Joining Tesla, Hewlett-Packard and Charles Schwab, Oracle, the world’s largest database management company, has announced that it will move its corporate headquarters from California to Texas. “We believe these moves best position Oracle for growth and provide our personnel with more flexibility about where and how they work,” the company said in its SEC filing. In 1977, Larry Ellison co-founded Oracle with Bob Miner and Ed Oates in Santa Clara with just $2,000 in seed money.
In just the past decade, more than 13,000 businesses have left the Golden State for better business climates (they’re increasingly going to Texas). The reasons most frequently cited for relocating are: California’s highest-in-the-nation income tax rates, greatest regulatory burden and litigation risk along with the third-highest cost of living (after Hawaii and the District of Columbia).
Consistent with our reporting from the past few years, California is once again listed among the American Tort Reform Foundation’s (ATRF) “Top Judicial Hellholes” in the United States. This year, California finished with a Bronze Medal as just the third most hellish (behind Pennsylvania and New York City), improving on its first place finish in 2019.
The ATRF notes that excessive tort costs in California lead to an estimated increase of $15.1 billion in the cost of doing business in the state and the loss of 242,761 jobs according to The Perryman Group. This amounts to each Californian paying a $594.74 “tort tax.”
Read the full report here.
California’s Division of Occupational Safety and Health, better known as “Cal/OSHA,” recently issued new emergency temporary standards to protect workers from COVID-19 (the “Emergency Temporary Standards”), which were approved by the Office of Administrative Law earlier this week. The Emergency Temporary Standards, which are now in effect, apply to virtually all California employers, employees, and places of employment, with three exceptions: (1) workplaces where there is only one employee who does not have contact with other people; (2) employees who are working remotely; and (3) employees covered by Cal/OSHA’s Aerosol Transmissible Diseases regulation.
Under the Emergency Temporary Standards, all covered employers must establish, implement, and maintain “an effective, written COVID-19 Prevention Program,” which may either be a standalone document or incorporated into employers’ preexisting Injury and Illness Prevention Programs. Among other things, the COVID-19 Prevention Program must:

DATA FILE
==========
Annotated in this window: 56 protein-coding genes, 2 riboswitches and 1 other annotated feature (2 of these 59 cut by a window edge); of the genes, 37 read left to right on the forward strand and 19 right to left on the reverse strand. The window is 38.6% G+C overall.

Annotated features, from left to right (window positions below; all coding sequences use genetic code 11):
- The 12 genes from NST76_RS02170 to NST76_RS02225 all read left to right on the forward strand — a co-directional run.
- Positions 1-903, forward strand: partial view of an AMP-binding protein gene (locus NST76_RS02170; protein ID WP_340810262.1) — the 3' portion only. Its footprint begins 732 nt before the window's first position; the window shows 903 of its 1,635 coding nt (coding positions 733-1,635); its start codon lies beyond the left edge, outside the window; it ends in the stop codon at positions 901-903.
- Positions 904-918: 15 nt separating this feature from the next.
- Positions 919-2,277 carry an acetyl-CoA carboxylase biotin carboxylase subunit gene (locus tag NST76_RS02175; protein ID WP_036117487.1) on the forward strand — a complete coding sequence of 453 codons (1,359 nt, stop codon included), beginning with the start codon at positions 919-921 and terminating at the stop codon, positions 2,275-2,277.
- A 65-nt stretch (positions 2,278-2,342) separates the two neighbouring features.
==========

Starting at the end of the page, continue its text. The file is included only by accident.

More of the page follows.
- Ensure that employees know they must, without fear of reprisal, report COVID-19 symptoms, possible exposures and/or possible COVID-19 hazards in the workplace;
- Communicate to employees about the employer’s COVID-19 prevention procedures and available testing resources;
- Identify, evaluate, and correct COVID-19 hazards;
- Establish physical distancing, face covering protocols, and other controls or equipment to reduce transmission risk;
- Develop procedures to investigate and respond to COVID-19 cases, including an effective employee screening process;
- Provide COVID-19 training;
- Provide testing to employees who are exposed to COVID-19, and in the case of multiple infections or a major outbreak, implement regular workplace testing for employees in the exposed work areas;
- Require the exclusion of COVID-19 cases and exposed employees from the workplace until they are no longer an infection risk; and
- Maintain records of COVID-19 cases and report serious illnesses and multiple cases to Cal/OSHA and local health departments, as required.
Paradoxically (given the purported goal of preventing exposure in the workplace and further spread of this deadly virus), and in contrast to guidance from both the EEOC and California Department of Fair Employment and Housing, the Emergency Temporary Standards provide that “[a] negative COVID-19 test shall not be required for an employee to return to work” following infection or exposure.
In addition, the Emergency Temporary Standards direct employers to “continue to maintain … [the] earnings, seniority, and all other employee rights and benefits” of any employee who has to be excluded from work due to actual COVID-19 infection or potential COVID-19 exposure in the workplace, if the employee is “otherwise able and available to work.” The Emergency Temporary Standards provide that the obligation to maintain earnings and benefits does not apply to any period when an employee is unable to work “for reasons other than protecting persons at the workplace from possible COVID-19 transmission” or if the employer can demonstrate that the COVID-19 exposure is not work related. Further, employers are permitted to use “employer-provided employee sick leave … and consider benefit payments from public sources in determining how to maintain earnings…, where permitted by law and when not covered by workers’ compensation.”
Given that the Emergency Temporary Standards take effect immediately, employers with any employees in California may wish to contact counsel to assist them in developing a compliant COVID-19 Prevention Program.